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Bunny Care Guide: Short Haired Rabbits vs Long Haired Rabbits

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There is a lot to take into consideration when getting any new pet, and that includes buying a bunny. Other sections of this guide deal with what sort of size might be best for you, but size is not the only consideration that one has.

A major consideration is coat length. There are many bunny breeds with short, easy care coats that will only need a brushing every once in a while, and even then, the brushing will probably be more for fun that any real need, though it is nice to remove the loose hair and stimulate the skin.

A long haired bunny is a completely different consideration however. There are many kinds of long haired bunnies, but they all share one thing in common: an almost endless need for grooming. Most of these rabbits will need daily grooming in order to look good and stay healthy.

This is not an exaggeration. Without daily care, a long haired rabbit's coat can quickly become matted and tangled. If this occurs, then it is best to cut the mats and tangles out rather than try to brush them free. Bunnies have pretty sensitive skin, and tugging and pulling at the hair can really hurt them.

Long haired bunnies can also have problems with night droppings (the soft fecal matter) attaching itself to the coat. This can occur if the bunny has an upset tummy, change of location or food, and can be quite messy and nasty. Some long haired bunny owners trim the hair around the anal region, but it can still be an issue, and is something that has to be monitored. The same can happen with short haired bunnies of course, but in their cases it is often a lot more obvious, and a lot easier to clean up.

Long haired rabbits may also have additional issues with hairballs due to the longer, fluffier nature of their fur. Some rabbit seems to be almost constantly moulting, which means you will almost always be brushing out the fine downy fur that sticks to everything, is hard to get off carpets, and catches the wind to merrily travel to other parts of your home or garden.

In short, a long haired bunny may be pretty, but do not underestimate the work it takes to maintain the bunny. Just a few days of neglect can turn into an unholy mess. Do you have time to spend half an hour or so daily, carefully grooming your bunny and looking for mats and tangled knots in the fur, and possibly even cleaning up a mess when the bunny has an upset tummy? If not, then a long haired rabbit is probably not the best choice for you.


:) on January 27, 2015:

I don't know what's so different about my lionhead (long haired) bunny, but even when I do decide to brush nothing changes. It rarely sheds and it's fur never tangles. Does it maybe groom itself?

:) on October 31, 2011:

I have short and a long haired rabbits but my long haired rabbit is so cute I wouldn't give it up for just a few less hours of hair brushing

catherine on September 19, 2011:

thank you all i was going to get a long haired bunny just because it is cute but gromming my guinea pigs hair is a challenge for me lol thank you now im going to get a cute white short haired bunny. you guys save a bunny.

88 on March 04, 2011:

Well, first, I just got a SATIN rabbits and it has a mat in it. We think it is from sitting in the poop on a piece of wood we put in the cage. If you get a rabbit, doesn't matter long or short haired, make sure you keep the cages cleaned and don't put WOOD pieces in the cage. I acutally need help figuring out a way to get a mat out!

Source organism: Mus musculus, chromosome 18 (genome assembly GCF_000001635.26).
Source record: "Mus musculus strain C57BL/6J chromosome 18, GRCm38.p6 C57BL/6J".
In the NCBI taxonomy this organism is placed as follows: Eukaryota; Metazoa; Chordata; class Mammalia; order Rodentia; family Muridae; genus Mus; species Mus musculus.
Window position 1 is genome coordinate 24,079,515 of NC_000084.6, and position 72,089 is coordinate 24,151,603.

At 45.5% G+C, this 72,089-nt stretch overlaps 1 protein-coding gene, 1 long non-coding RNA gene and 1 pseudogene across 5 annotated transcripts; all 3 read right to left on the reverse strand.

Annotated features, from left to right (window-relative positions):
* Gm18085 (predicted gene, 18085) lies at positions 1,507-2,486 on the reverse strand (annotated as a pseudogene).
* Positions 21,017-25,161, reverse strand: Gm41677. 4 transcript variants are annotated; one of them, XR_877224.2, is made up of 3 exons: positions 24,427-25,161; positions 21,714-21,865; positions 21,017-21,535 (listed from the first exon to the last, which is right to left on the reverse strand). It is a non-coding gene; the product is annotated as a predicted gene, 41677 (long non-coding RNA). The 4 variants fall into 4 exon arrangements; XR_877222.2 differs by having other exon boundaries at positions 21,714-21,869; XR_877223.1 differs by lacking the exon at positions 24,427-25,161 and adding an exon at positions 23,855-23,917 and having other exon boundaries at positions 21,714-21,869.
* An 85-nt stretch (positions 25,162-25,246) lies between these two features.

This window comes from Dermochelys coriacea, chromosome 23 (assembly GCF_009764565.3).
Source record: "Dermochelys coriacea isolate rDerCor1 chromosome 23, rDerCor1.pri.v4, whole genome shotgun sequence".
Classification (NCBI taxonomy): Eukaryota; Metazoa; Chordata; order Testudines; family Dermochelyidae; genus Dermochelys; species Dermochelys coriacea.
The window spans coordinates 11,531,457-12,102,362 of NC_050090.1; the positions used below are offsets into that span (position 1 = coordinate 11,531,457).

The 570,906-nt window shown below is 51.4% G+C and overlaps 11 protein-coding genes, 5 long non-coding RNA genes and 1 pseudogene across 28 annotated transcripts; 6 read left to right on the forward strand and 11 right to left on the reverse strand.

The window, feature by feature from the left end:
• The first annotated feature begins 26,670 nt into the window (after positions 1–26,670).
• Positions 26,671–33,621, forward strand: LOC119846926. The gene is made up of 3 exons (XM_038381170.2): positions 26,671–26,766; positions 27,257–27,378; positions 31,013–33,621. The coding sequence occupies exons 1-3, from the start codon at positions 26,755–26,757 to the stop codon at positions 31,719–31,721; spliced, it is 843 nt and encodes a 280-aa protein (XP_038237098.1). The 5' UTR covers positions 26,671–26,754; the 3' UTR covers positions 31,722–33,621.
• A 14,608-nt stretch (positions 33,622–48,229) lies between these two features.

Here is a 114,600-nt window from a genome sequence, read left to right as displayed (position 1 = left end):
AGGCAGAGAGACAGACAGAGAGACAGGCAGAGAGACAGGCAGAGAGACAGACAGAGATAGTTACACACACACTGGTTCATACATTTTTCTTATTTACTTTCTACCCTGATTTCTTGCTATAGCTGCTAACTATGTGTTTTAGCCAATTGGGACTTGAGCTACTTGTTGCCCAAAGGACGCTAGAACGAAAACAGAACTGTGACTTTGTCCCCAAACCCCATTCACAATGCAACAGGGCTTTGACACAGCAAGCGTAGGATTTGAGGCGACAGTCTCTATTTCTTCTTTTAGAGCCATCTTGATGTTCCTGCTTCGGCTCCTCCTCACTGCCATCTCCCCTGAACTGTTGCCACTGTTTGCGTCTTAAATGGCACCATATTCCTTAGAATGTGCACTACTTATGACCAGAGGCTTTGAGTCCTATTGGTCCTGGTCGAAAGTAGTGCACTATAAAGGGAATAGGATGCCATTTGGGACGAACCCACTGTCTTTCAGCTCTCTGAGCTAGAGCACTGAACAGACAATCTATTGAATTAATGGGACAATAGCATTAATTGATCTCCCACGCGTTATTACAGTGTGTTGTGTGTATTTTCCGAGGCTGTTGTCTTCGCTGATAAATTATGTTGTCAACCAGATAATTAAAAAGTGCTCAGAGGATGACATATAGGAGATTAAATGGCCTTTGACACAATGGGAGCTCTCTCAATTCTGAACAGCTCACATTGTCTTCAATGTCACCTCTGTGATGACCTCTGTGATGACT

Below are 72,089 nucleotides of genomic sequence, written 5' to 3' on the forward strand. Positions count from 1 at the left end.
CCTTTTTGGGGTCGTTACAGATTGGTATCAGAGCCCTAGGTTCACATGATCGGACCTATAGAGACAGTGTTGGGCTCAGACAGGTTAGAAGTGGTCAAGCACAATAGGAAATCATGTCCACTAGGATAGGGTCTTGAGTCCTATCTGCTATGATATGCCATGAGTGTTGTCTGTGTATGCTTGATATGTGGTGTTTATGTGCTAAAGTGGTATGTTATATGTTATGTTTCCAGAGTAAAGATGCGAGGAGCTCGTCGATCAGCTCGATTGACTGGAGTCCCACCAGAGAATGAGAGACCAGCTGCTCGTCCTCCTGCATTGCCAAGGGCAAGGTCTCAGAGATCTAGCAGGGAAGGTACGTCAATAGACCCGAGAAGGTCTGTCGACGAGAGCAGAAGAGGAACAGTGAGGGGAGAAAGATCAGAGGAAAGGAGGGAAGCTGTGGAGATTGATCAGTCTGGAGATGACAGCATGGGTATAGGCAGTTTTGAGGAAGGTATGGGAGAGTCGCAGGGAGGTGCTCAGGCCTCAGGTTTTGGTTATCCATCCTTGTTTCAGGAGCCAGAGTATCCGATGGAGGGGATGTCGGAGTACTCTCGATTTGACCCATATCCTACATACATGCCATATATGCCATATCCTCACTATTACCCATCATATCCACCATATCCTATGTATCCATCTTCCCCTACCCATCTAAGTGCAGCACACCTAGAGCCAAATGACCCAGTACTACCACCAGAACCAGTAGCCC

n_voght on January 10, 2011:

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new babbies 4 days old think mom is not feeding how can i help her.plese e mail me at

babe 5 on March 14, 2009:

ahhhhhhh that bunnie is sooooooooooooo cute

ruthy on November 24, 2008:

oooo that bunny is sooo cuit!!!!!!!!!!!!1

redneck on October 26, 2008:

party like a rock star baby

Bunniez (author) on January 21, 2008:

They are adorable, but remember that for the long haired bunny you get, there will be several others in the same litter who may not go to such good homes. I believe that there is more than just a responsibility to the pet you get, you have to think about where it came from. If people irresponsibly breed long haired rabbits because they are adorable, then a great deal of those bunnies end up tangled, matted messes suffering in pain.

I have neutered my own long haired rabbit, and on a personal level I would not recommend getting a long hair, nor will I get another in the future, unless of course it is a rescue.

Shawna on January 21, 2008:

i have a short hair bunny, a short hair dog, two hamsters, and a bird. i also have three children.The bunny is my pet. Sad to say, I had a neighbor with a long hair dog, I spent two hours a day brushing his hair. I enjoyed every minute, although MY dog was quite jealous. My point, I am getting a long hair bunny as well. They are so adorable. i end up making sure all of our animals are taken care of (and yes, my children too!)

Krista 07 from Europe on December 20, 2007:

Oh really! wow, that is an awfully long time to brush hair! I think they are very pretty though.I'm sorry I didn't get to you sooner. Thumbs up again!

Bunniez (author) on December 14, 2007:

Yes, I got a long haired bunny, but I have spent a huge amount of time on grooming and even that isn't enough. I've actually ended up trimming much of the belly fur due to the problems with tangling and matting. Short haired rabbits do make better pets for almost everyone except those who are seriously willing to spend half an hour or more a day grooming their bunny.

Krista 07 from Europe on November 15, 2007:

Wow! I think next time I'll get a a short -haired bunny. :) I'm giving this a thumbs up!

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